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You Will Meet a Tall Dark Stranger

You Will Meet a Tall Dark Stranger

Directed by Woody Allen. Narrated by Zak Orth. Starring Antonio Banderas, Josh Brolin, Anthony Hopkins, Gemma Jones, Freida Pinto, Lucy Punch, Naomi Watts, Pauline Collins. (2010, R, 98 min.)

REVIEWED By Kimberley Jones, Fri., Oct. 15, 2010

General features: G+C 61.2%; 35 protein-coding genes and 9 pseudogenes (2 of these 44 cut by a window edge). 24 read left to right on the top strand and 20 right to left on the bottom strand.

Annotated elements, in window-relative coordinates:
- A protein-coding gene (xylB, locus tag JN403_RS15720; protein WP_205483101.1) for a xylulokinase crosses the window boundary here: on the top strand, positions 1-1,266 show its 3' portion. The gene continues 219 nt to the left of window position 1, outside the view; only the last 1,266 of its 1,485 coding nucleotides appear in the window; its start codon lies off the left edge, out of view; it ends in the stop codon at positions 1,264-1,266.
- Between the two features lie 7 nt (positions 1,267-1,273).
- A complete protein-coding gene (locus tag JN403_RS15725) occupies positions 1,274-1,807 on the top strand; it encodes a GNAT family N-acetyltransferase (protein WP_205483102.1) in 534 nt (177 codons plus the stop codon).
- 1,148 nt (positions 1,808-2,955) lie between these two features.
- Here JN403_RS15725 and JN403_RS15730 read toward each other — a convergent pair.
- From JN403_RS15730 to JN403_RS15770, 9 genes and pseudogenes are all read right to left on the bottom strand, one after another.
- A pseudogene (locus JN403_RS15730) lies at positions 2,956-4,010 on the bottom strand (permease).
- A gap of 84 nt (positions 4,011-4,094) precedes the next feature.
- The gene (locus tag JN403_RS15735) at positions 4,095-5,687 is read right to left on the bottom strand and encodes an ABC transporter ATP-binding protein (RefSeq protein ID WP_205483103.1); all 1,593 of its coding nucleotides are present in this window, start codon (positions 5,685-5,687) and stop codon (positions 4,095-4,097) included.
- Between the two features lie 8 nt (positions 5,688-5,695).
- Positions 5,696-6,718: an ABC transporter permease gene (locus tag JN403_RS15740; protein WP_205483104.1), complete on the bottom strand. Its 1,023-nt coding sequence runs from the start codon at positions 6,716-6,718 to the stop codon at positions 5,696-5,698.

Allen gives the best bits – two, by my count – to the only underclass characters in his latest romantic roundelay, You Will Meet a Tall Dark Stranger. In the first, a pragmatic fortuneteller named Cristal (Collins) is at her sink, doing the dishes, while her client, a senior-aged divorcée named Helena (Jones), pours another scotch – on the clock – and weeps about her ex-husband Alfie (Hopkins), who dropped her because, in his own chilling estimation, Helena let herself get old. Later, we see Alfie’s nubile new bride, Charmaine (Punch), a reformed hooker, rather majestically wiggle her ass at a dance club. They are the dreammakers; less charitably, you could call them both charlatans. They’re also the only full-blooded characters in a sea of anemics. Is it London that makes everyone so wan? Libido ostensibly drives them all – Alfie to ditch wife No. 1 and get fit, his daughter Sally (Watts) to make eyes at her art-gallery-owning boss (Banderas), and Sally’s failed novelist husband, Roy (Brolin, boorish and frankly unbearable), to court their comely neighbor (Pinto) – but it’s a weirdly inert kind of libido. (Brolin can barely move under the weight of his comically bad bush of hair.) In theory, there are some interesting ideas burbling here: How disaffection pushes these characters to marinate in drink; how they “solve” their simplest problems by making even more; how they assiduously avoid truth-telling to avoid confrontation, only to be confronted with the inevitable fallout of so many lies. In theory, yes. But in practice, and played as farce, the characters are one-dimensional cutouts kept at a dogged remove. Their miseries are a bore – maybe to Allen, too, who abruptly ends the film, after so much inaction, when it finally catches some dramatic traction. Still, who can blame him? I know I couldn’t get away from these shrill, complaining people fast enough. 
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